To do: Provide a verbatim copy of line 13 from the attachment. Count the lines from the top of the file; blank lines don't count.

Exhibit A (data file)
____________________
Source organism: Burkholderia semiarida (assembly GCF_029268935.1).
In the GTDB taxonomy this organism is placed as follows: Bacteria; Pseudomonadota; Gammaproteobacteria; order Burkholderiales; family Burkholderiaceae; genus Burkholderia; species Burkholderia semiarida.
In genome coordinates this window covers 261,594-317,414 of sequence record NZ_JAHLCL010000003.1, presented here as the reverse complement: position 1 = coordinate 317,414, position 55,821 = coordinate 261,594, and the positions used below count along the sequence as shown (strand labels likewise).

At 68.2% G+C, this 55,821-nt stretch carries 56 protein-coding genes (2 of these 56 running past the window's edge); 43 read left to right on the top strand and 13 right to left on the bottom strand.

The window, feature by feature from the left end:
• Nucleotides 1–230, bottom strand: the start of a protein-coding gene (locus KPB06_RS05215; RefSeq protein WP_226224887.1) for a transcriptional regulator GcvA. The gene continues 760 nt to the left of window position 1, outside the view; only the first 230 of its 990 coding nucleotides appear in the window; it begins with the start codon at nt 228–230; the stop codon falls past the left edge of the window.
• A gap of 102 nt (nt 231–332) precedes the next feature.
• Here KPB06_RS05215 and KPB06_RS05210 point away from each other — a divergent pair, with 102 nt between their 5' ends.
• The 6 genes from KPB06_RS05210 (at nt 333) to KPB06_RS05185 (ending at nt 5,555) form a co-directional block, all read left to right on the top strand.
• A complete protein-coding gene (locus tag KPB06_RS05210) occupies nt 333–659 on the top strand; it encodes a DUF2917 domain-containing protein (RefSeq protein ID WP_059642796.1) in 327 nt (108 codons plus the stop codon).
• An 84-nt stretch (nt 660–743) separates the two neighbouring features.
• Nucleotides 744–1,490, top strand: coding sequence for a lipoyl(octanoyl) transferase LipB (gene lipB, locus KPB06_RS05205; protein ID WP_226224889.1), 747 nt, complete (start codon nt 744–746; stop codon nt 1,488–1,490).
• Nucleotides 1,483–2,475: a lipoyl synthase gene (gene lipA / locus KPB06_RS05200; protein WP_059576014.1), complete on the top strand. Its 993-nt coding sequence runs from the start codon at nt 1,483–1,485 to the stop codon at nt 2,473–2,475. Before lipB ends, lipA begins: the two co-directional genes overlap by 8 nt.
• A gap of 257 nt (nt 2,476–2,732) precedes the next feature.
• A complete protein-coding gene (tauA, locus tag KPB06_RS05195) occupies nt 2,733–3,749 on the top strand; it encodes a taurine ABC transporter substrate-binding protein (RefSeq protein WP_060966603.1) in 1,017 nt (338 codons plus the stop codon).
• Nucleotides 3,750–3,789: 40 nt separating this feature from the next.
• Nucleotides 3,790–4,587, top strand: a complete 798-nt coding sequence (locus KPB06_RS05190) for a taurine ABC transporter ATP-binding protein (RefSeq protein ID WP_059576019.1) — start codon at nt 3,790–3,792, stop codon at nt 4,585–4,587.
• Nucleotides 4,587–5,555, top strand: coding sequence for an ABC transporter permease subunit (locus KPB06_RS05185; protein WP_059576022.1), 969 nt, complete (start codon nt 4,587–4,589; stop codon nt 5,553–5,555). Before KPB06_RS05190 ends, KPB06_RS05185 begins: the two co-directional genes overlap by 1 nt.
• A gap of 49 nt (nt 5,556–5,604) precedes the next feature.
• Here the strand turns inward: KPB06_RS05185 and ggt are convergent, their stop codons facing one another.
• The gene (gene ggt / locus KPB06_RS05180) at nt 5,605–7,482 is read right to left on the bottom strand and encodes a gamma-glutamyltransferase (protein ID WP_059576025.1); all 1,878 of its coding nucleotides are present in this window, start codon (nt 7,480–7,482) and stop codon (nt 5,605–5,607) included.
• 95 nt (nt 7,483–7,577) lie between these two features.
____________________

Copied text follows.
• Nucleotides 1,483–2,475: a lipoyl synthase gene (gene lipA / locus KPB06_RS05200; protein WP_059576014.1), complete on the top strand. Its 993-nt coding sequence runs from the start codon at nt 1,483–1,485 to the stop codon at nt 2,473–2,475. Before lipB ends, lipA begins: the two co-directional genes overlap by 8 nt.